By Ambassador (ret.) Yoram Ettinger, “Second Thought: a US-Israel Initiative”
January 17, 2020, https://bit.ly/2RqR8UJ
A critical battle takes place among Middle East observers, researchers and policy makers in Western democracies: the reality-driven, politically-incorrect worldview vs. the wishful-thinking/oversimplification-driven, politically-correct worldview.
The reality-driven worldview recognizes the potency of the inherently frustrating domestic/regional features of intra-Arab/Muslim relations in the Middle East:
*Local rather than national allegiance
*Terrorism and subversion
*Minority, repressive, one-bullet tenuous regimes, policy and accords
*Absence of intra-Arab/Muslim peaceful-coexistence
*Islam-driven goals and values (including the subservient “infidel”)
*Anti-Infidel hate education and religious incitement
*“On words one does not pay custom”
The reality-driven school of thought hopes for a best-case scenario, but recognizes that in the Middle East it is the bad/worst-case scenario which tends to prevail, requiring extra precaution and added security requirements in order to ensure one’s survival and advance general interests.
On the other hand, the wishful-thinking-driven worldview assumes that it is possible to seduce Middle East reality to adopt Western values, norms, fairness, common sense, reason, “live and let live” and peaceful goals, foregoing its 14- century-old underlying religious, civic, military, domestic and regional features. The wishful-thinkers are convinced that – in return for significant gestures, enhanced standard of living, improved trade balance, peace and liberty – Middle East reality would display the moderate/best case scenario, willing to accord “infidels” long term peaceful coexistence, that they tend to deny fellow “believers.” Thus, the eagerness of wishful-thinkers to expand peace and harmony, by oversimplifying and pacifying the explosive anti-Western Middle East, has intensified regional and global turbulence.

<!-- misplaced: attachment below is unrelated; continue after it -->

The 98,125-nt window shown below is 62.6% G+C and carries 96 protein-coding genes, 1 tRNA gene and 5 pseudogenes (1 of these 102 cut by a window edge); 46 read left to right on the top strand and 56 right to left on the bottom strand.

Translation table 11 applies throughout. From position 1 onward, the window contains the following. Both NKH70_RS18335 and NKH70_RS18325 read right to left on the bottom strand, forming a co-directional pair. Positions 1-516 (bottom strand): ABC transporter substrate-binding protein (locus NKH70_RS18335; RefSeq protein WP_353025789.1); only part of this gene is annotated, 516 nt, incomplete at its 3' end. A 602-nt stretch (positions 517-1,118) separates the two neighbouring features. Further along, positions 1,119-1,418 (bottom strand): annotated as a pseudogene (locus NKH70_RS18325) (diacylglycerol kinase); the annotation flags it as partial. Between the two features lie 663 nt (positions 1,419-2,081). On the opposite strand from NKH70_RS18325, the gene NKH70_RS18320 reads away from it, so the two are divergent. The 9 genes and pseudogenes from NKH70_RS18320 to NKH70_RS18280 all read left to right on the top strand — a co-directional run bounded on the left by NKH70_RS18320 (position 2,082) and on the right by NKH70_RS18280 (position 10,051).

The wide gap between these two schools of thought has been conspicuous since the December 2010 eruption of the current wave of Middle East turbulence. The wishful-thinkers have called the unprecedented bloodshed, civil wars, domestic and global terrorism – extending from northwest Africa to the Persian Gulf – “the Arab Spring,” “Facebook and Youth Revolution” and the “March of Democracy.” In reality, it has been a tectonic Arab Tsunami, which has yet to reach its peak. This has been the frustrating reality for those who refuse to recognize the real Middle East and appease inherently anti-Western elements; thus, eroding the Western posture of deterrence, adding more fuel to the fire.
In 1978/79, the wishful-thinkers sacrificed the Shah of Iran, who was the US’ policeman in the Persian Gulf, on the altar of the Ayatollahs. They provided a most effective tailwind to the leading anti-US terrorist regime on the globe. They mistakenly considered Ayatollah Khomeini, then exiled in Paris, a messenger of democracy and peace, an anti-Soviet leader, a potential ally of the West, easily controlled by pro-US Iranian military leaders.